Another thing that occurred once I decided to stop talking and start listening was that I made space to dig deeper with the client or colleague I was there to spend time with during that trip. The silence was golden in that each of us could finally hear ourselves think long enough to formulate our thoughts and ideas and share with the other.
Now I approach masterminding and mentoring in a new way. It’s like I have reinvented myself when it comes to spending time with people with whom I have so much in common when it comes to having the goal of success as an entrepreneur and author, time freedom, and financial freedom to live the life you choose each day.
When you stop talking and start listening the magic of a full and prosperous life opens itself up to you, beckoning you to move closer to what you do want and further away from that you do not want. So I am a former “Chatty Cathy” and am in the process of perfecting my nods and facial expressions while I am listening intently to others.
I have extended family in Finland and Sweden and have spent four to six a weeks almost every year visiting the people I care about deeply. It is a part of their culture to allow the other person the time and opportunity to speak their mind and be heard before responding in any way. This is in stark contrast to what I am used to in the States and in many other countries I visit. People will typically cut you off or at least already know what they are going to say in response long before the other person has finished.
How to Begin With This “Stop Talking and Start Listening” Strategy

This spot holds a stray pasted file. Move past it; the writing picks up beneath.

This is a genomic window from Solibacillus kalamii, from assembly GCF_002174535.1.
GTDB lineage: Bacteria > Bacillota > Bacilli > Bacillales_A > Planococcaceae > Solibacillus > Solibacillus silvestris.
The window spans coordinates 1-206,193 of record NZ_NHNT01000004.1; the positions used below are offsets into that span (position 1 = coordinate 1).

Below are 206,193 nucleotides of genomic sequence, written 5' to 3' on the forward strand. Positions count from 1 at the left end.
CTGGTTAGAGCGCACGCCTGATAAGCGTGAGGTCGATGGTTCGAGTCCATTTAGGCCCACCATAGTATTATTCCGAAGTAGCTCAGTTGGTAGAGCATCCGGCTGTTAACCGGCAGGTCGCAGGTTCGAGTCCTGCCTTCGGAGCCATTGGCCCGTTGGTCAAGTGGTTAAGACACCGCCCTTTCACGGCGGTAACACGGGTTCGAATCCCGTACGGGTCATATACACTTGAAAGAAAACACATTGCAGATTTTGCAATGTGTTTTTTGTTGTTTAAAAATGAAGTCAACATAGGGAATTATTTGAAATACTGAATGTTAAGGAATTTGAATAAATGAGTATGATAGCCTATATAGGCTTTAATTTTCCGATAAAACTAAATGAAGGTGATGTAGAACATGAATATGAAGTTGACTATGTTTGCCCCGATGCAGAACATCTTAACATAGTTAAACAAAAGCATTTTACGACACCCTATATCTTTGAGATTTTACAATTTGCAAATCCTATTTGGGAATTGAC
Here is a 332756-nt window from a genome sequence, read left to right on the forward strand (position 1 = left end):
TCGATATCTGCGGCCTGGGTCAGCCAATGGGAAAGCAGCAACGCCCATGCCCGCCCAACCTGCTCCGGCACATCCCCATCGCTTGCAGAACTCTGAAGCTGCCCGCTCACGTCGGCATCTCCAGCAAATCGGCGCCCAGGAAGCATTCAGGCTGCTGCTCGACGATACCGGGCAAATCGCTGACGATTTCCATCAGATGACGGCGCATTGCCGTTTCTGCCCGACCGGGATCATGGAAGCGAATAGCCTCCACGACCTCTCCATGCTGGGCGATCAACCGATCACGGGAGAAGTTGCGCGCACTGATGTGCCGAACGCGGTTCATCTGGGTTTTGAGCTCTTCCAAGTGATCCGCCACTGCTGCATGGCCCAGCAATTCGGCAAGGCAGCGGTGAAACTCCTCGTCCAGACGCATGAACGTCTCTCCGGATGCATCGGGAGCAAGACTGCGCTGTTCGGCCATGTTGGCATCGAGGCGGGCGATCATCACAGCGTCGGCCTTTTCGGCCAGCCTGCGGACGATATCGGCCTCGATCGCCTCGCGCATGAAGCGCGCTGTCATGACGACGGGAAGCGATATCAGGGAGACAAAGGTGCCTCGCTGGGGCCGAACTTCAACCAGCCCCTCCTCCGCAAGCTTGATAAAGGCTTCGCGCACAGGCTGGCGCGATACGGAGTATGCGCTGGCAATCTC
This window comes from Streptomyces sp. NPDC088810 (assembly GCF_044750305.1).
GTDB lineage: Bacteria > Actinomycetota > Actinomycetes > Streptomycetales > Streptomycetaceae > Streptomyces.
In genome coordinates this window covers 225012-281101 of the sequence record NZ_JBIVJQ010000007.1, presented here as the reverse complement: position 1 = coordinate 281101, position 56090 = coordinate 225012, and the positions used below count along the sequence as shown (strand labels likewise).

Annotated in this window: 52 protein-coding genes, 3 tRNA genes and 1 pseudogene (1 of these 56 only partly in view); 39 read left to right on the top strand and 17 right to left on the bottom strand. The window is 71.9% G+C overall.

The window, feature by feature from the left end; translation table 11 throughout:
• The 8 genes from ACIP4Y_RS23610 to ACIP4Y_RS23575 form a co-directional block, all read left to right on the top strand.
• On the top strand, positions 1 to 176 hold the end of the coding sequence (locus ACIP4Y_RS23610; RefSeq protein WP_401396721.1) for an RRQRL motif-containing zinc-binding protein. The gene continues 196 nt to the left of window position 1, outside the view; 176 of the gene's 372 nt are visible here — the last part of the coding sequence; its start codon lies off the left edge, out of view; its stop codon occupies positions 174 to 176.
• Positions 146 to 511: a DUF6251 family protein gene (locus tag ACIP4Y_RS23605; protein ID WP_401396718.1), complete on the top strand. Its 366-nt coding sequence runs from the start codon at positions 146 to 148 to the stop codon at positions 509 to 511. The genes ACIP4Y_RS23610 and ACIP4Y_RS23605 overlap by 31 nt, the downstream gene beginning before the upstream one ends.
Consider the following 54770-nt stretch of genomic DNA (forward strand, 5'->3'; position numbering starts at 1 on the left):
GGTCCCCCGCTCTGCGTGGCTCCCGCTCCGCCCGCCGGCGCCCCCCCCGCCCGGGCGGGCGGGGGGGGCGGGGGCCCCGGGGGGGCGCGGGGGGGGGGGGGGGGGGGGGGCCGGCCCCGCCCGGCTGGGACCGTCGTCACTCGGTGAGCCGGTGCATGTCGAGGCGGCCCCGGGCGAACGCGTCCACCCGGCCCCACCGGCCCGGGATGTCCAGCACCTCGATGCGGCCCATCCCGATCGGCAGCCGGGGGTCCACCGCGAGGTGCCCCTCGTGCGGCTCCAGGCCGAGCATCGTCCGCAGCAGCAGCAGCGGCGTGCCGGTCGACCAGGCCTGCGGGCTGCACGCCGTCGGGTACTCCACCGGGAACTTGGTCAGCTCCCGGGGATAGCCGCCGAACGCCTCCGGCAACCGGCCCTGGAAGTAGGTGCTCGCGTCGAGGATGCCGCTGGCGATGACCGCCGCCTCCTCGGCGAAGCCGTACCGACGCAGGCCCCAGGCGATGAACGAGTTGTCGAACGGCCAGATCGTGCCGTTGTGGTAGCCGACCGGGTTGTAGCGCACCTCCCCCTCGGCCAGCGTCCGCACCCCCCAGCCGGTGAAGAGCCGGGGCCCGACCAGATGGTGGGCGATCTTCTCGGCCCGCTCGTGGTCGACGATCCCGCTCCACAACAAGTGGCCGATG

Recently I had lunch with a close friend whom I’ve known for many years. She had invited me to have lunch and then play nine holes of golf with her, even though she knows I am not a golfer. Karen is an extrovert and can talk me under the table any day of the week. On that day I decided to practice my new strategy and see how it would play out. I drove the cart to our starting spot and the game began.
Fifteen minutes into the game Karen asked me to stop the golf cart for a minute. I stopped, but she asked me to turn it off. I thought maybe she needed to go back to the Clubhouse or had forgotten to call someone important. She smiled at me and said,
“Alright, what’s going on? You haven’t said ten words and I feel like I’m talking to myself.”
I told her about my new “talk less, listen more, change the world” strategy and how I was testing it out. Then I asked Karen what she thought about this. Her reply told me everything I needed to know. She said at first she was puzzled and thought something was wrong. But once she knew otherwise she liked the idea of having someone listen to her. She shared that she couldn’t remember the last time anyone listened to her and just let her talk about anything she wanted to share. Then she thanked me and gave me a hug. I didn’t say a word — I was too busy listening and enjoying the moment.
I’m Connie Ragen Green, listening with both ears and taking in every word. Come along with me on a journey of exploration and self-discovery as we uncover the world of entrepreneurship in a way that will make sense for you.